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Job markets in blue states recover faster than red states

Here at Adzuna HQ, we’ve been closely following local labor market developments across the 50 US states ahead of the 2020 presidential election on 3rd November. In fact, you may have already seen our research on the states leading the US recovery. (If not, why not? Check it out here!) Diving even deeper, we’ve done some analysis on whether red states are doing better than blue states, or vice-versa, as well as taking a closer look at the key battleground states where voting results could determine the outcome of this historic election. This is what we discovered.

States that voted Democrat in the 2016 presidential election have seen stronger job market recoveries than states that voted Republican

Weekly job vacancies are down an average of 8% in blue states since the start of the year, compared to an average fall of 15% in red states, suggesting recent policy choices in blue states may have been more effective in curbing Covid-19-related job market destruction. 

Across the US, weekly advertized job vacancies are 10% lower than ‘normal’ levels to date in September, with 3.7million vacancies currently available, compared to an average of 4.1million in the first seven weeks of 2020, before Covid-19 hit.

Just 11 out of 50 US states have fully recovered from Covid-19, with hiring levels at or above the weekly average seen before the crisis. 

 

Table 1: Comparing the jobs market recovery: states that voted Republican in 2016

StateAverage weekly vacancies, September 2020Average weekly vacancies, pre-Covid19Change since the first 7 weeks of 2020 (pre-Covid19)
Oklahoma56,67238,38747.6%
Michigan141,419120,65817.2%
Louisiana16,21114,65910.6%
Ohio154,555141,0709.6%
Mississippi28,04327,5571.8%
Pennsylvania189,781187,9221.0%
Kentucky51,16152,385-2.3%
Montana13,86414,922-7.1%
Nebraska22,03124,288-9.3%
Kansas34,56839,143-11.7%
Arkansas27,54831,450-12.4%
South Dakota8,96710,343-13.3%
West Virginia17,52520,293-13.6%
North Carolina109,091129,452-15.7%
Idaho16,29819,702-17.3%
Indiana74,59191,589-18.6%
North Dakota9,80812,220-19.7%
Wisconsin67,03286,421-22.4%
Utah32,07041,371-22.5%
Alabama40,24452,667-23.6%
South Carolina45,92060,756-24.4%
Tennessee67,94590,480-24.9%
Texas189,201252,581-25.1%
Iowa36,28848,937-25.8%
Georgia96,261130,581-26.3%
Missouri73,230100,053-26.8%
Arizona64,26588,848-27.7%
Alaska6,4138,986-28.6%
Florida143,362207,035-30.8%
Wyoming5,4728,514-35.7%
ALL RED STATES1,839,8362,153,269-14.6%

 

Table 2: Comparing the jobs market recovery: states that voted Democrat in 2016

StateAverage weekly vacancies, September 2020Average weekly vacancies, pre-Covid19Change since the first 7 weeks of 2020 (pre-Covid19)
Rhode Island21,34614,32649.0%
Washington137,448105,88429.8%
New Jersey165,370127,94129.3%
Massachusetts186,745154,52220.9%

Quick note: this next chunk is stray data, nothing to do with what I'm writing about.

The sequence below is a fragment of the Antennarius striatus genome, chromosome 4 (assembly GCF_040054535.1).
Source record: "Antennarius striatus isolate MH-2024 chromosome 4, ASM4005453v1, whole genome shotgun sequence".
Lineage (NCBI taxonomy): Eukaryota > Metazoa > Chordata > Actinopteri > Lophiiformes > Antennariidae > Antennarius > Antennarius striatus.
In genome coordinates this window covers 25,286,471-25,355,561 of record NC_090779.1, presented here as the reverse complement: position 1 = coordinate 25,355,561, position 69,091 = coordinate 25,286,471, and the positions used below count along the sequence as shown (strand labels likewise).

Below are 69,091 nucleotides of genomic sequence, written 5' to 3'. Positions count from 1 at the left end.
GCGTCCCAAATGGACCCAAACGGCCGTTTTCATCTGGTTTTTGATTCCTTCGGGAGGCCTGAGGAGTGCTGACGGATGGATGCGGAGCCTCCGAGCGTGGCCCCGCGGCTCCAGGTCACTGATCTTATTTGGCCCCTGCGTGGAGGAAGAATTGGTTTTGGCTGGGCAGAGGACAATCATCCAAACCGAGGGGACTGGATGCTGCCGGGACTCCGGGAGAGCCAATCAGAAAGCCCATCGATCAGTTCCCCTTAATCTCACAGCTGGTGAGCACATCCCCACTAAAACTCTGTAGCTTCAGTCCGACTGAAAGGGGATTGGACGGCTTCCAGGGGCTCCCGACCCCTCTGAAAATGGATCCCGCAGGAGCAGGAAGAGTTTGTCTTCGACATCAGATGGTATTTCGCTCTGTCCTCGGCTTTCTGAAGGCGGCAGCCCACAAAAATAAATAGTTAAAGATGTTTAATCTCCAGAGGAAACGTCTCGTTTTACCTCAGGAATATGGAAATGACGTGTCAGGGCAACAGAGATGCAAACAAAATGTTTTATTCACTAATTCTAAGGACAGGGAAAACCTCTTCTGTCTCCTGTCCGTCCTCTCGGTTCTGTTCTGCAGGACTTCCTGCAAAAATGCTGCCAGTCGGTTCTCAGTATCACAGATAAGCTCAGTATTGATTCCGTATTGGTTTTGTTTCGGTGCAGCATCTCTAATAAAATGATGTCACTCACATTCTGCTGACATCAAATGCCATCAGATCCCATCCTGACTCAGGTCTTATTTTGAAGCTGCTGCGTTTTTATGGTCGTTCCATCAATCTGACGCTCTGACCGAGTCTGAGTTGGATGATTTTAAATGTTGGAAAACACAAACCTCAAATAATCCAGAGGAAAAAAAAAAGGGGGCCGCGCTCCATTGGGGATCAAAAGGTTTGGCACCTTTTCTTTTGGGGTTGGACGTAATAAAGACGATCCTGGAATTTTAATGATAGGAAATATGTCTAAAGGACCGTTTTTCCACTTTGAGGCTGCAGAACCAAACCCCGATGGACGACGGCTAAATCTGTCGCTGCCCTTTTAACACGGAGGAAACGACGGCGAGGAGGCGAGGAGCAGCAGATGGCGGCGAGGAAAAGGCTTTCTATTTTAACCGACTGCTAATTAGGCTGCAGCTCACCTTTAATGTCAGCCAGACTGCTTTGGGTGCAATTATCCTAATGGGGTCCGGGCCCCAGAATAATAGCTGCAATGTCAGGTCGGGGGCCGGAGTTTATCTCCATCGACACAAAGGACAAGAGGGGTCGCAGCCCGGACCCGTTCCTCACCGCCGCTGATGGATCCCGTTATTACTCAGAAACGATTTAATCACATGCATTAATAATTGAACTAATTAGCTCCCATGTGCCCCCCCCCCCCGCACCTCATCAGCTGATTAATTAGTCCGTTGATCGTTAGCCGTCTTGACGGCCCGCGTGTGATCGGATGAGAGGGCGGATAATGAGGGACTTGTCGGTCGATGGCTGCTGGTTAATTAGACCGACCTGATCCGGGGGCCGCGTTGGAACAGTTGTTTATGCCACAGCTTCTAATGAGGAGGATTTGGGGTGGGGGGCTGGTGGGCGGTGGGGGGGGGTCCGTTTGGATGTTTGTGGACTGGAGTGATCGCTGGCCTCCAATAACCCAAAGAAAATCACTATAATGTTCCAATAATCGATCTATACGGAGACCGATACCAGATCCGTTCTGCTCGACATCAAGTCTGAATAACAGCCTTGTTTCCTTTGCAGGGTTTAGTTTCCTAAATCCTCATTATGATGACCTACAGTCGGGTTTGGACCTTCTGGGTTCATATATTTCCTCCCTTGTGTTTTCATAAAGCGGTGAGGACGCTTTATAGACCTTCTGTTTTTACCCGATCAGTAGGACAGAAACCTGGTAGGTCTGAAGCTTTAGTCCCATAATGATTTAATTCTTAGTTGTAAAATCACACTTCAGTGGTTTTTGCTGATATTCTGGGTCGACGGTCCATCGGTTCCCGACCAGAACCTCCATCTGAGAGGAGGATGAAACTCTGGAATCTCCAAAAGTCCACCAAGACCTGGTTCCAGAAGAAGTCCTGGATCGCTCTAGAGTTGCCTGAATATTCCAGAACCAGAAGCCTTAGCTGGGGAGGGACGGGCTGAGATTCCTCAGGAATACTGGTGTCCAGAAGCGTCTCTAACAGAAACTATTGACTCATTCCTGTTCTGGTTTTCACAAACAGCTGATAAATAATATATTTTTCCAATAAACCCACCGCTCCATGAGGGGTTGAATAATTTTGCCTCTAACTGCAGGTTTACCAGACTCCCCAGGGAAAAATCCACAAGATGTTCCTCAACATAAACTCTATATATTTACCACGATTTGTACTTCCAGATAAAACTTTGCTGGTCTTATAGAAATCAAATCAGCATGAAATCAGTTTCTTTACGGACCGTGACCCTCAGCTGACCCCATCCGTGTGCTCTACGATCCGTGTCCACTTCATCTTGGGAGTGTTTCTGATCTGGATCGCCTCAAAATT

New Hampshire24,13623,9850.6%
Illinois198,143200,405-1.1%
Oregon48,55953,858-9.8%
California369,055418,332-11.8%
Vermont9,11410,718-15.0%
Maine16,74419,826-15.5%
Minnesota82,80798,752-16.1%
Connecticut43,51152,452-17.0%
Virginia119,604152,140-21.4%
Delaware12,43416,449-24.4%
New York154,857208,238-25.6%
New Mexico18,99025,883-26.6%
Hawaii9,23212,722-27.4%
Colorado73,308107,045-31.5%
Maryland77,373114,944-32.7%
Nevada21,69535,049-38.1%
ALL BLUE STATES1,790,4711,953,468-8.3%

 

Just four swing states currently have their jobs market firing on all cylinders

Michigan, Ohio, Pennsylvania and New Hampshire are four swing state success stories, with their local job markets firing on all cylinders, crucially allowing the many thousands of workers who have lost their jobs a lifeline back into work. Weekly job ads are up +17% in Michigan compared to the start of the year, and this trend is echoed in Ohio (+10%), Pennsylvania (+1%) and New Hampshire (+1%).

The remaining 12 battleground states are all under-performing this average. Hiring activity in blue states Maine (weekly job ads down -16%), Minnesota (-16%), Virginia (-21%) and Colorado (-32%) is still well below the levels seen before Covid-19. And at the bottom of the pile, there are currently just under 22,000 job vacancies available in Democrat-held Nevada, 38% lower than the 35,000 weekly opportunities at the start of 2020, making it the worst affected battleground state and worst affected state overall across the US. New Hampshire is the only Democrat-held swing state with a job market operating at normal levels.

Meanwhile, Republican-held battleground states North Carolina (-16%), Wisconsin (-22%), Texas (-25%), Iowa (-26%), Georgia (-26%), Arizona (-28%) and Florida (-31%) are also currently suffering lower than normal totals of weekly advertized jobs.

 

 

Spotlight on Ohio

Weekly advertized job vacancies in Ohio are up 9.6% compared to pre-Covid-19 levels, with 154,555 jobs on offer during the first week of September, compared to 141,070 averaged over the first seven weeks of 2020.